D&D’s new playtest canonises a subclass rename from Baldur’s Gate 3, lead rules designer ‘worked with Larian’

OneD&D—yes, they’ve moved past the naming, but it’s what I’m going with to save you having to read ‘revised 2024 ruleset’ a hundred times—had a big old playtest released the other day, which holds a whole heap of interesting class adjustments. Chiefly, a subclass has been renamed to its Baldur’s Gate 3 moniker.

For those who don’t roll with pen & paper, Dungeons & Dragons conduct playtests for new mechanics every so often. You can think of these like beta branches for MMORPGs. It’s all a work in progress—and although great care has been taken to remove them, traces of balance problems may remain. 

One interesting tweak comes in the form of the Barbarian subclass, the Wild Heart. Aside from some balance tune-ups, eagle-eyed readers may have noticed it’s using Larian’s new name, rather than its original flavour of “Totem Barbarian.” Lead rules designer Jeremy Crawford revealed that he’d been working with Larian Studios to rename the class, way back when Barbarians swung into the game’s early access period in February of last year.

“What many people don’t know … is I personally worked with Larian to name that subclass. And we knew at the time that we would end up unifying the name when we came to the 2024 Player’s Handbook.”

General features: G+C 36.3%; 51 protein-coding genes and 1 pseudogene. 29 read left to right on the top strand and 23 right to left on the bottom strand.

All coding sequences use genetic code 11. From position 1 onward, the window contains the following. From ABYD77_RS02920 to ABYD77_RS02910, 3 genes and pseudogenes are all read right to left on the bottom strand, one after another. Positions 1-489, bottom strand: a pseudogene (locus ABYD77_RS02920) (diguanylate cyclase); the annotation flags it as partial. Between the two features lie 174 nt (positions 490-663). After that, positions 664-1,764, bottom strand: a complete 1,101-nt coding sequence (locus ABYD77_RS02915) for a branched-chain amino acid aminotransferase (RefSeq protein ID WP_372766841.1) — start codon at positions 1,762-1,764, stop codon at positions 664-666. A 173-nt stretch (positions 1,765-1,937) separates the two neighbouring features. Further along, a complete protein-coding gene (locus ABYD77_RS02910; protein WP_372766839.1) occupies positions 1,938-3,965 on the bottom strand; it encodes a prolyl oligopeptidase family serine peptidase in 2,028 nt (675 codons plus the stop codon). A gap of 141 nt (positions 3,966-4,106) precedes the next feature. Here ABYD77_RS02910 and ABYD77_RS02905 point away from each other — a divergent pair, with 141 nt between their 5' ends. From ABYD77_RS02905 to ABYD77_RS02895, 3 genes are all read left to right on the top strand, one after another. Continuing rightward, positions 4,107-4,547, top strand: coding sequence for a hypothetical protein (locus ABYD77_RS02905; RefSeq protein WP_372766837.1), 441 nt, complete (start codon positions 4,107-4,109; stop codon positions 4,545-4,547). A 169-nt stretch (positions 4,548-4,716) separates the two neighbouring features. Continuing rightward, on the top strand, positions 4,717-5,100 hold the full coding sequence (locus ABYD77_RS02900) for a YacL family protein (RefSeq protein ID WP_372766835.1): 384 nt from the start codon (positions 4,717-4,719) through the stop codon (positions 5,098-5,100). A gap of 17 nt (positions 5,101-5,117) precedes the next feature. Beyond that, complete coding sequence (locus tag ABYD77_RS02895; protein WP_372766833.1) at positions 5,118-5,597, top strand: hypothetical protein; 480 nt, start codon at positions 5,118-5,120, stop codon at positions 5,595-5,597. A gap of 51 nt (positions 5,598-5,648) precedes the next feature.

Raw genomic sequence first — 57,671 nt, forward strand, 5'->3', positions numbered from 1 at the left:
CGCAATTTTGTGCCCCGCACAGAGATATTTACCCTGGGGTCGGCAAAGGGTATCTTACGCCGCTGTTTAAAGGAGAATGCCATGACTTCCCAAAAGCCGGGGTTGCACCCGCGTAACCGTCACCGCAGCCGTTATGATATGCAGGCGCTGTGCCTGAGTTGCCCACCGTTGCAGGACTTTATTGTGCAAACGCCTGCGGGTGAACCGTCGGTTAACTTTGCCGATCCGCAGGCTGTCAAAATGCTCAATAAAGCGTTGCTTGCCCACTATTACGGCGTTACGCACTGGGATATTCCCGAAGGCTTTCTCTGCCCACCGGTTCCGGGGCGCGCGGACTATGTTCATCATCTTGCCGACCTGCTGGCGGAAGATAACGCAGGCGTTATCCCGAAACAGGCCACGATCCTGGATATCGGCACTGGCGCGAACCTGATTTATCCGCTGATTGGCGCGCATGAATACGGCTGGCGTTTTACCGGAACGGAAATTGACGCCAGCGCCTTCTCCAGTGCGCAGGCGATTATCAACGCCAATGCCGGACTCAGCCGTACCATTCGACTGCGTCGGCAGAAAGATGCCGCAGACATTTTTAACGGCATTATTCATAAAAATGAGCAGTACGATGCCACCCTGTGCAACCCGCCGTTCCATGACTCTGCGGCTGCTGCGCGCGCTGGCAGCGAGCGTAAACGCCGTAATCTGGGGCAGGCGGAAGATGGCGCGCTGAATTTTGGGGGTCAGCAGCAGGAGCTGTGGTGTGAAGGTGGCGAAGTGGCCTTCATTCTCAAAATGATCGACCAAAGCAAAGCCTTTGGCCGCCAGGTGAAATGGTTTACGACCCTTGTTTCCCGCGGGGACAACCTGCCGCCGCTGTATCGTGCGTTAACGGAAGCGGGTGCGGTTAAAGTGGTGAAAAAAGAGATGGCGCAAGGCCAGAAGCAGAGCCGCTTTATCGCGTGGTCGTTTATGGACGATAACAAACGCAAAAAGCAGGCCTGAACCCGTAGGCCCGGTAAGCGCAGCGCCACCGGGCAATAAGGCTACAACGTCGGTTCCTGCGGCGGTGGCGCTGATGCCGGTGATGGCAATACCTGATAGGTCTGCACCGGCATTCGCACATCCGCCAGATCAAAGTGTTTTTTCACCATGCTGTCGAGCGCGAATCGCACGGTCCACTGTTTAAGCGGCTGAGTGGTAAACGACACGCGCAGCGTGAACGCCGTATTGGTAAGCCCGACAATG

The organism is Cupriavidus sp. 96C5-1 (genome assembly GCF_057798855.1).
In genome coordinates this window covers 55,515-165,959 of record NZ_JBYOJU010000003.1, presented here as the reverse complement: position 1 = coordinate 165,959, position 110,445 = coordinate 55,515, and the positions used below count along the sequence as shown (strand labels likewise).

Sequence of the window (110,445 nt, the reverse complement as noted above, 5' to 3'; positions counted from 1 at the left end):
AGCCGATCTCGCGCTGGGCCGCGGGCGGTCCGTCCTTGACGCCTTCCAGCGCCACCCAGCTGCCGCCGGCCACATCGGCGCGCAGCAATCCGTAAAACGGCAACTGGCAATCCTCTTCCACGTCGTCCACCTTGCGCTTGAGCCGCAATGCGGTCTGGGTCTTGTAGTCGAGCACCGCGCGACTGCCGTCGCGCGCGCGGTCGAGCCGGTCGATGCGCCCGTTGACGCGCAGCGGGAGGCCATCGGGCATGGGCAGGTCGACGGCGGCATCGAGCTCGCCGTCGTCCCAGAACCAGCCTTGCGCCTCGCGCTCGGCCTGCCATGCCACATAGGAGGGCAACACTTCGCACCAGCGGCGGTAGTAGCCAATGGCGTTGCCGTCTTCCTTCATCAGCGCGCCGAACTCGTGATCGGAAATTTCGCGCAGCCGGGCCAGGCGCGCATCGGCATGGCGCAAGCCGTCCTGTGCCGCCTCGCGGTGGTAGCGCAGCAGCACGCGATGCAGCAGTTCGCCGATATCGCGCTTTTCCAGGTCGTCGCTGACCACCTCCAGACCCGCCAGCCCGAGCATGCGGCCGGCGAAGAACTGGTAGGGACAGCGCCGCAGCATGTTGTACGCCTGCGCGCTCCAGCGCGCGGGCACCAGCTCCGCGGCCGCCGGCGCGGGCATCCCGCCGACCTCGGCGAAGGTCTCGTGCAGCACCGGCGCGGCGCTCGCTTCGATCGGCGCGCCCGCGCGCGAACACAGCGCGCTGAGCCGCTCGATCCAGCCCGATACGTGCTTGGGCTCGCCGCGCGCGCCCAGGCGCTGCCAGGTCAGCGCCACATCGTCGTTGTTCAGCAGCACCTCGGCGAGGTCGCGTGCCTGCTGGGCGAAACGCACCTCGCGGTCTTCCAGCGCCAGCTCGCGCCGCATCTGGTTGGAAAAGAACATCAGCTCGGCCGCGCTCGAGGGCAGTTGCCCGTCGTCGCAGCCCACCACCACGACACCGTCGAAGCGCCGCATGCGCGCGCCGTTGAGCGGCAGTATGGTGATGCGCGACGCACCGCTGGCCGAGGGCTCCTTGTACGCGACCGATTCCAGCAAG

This generally groks with a system-wide effort to pull out thorny language, such as the word “race”, which is slowly being phased out in favour of “species”. This sensible move that shouldn’t upset anyone pairs with Tasha’s Cauldron of Everything’s tweaks to how ability scores are assigned. You used to designate them based on the one you picked—elves, for example, were naturally more intelligent—whereas now you can put your +2 and +1 wherever. Widened customisation options for players and less unsettling implications: a win-win for anyone not stuck in the past.

While I’m not aware of any major controversies surrounding the Totem Barbarian subclass, the change makes sense. In the real world, totems have deep roots in cultures and religions—attaching them to a subclass is about as weird as having an Oath that requires your paladin to wield a holy crucifix. Not to mention, the past naming trapped the subclass in a specific type of flavour for basically no reason.

I assume they’ve been moderated, but it’s nice to see the comments section of the preview lacks the typical pearl-clutching over what should be a completely uneventful change. Players are instead keeping up a strong tabletop tradition of getting all granular and critical about proposed balance changes. Pelor bless these theorycrafting soldiers, warding off the darkness of Sorcadins to come.

Source:IGN Gaming

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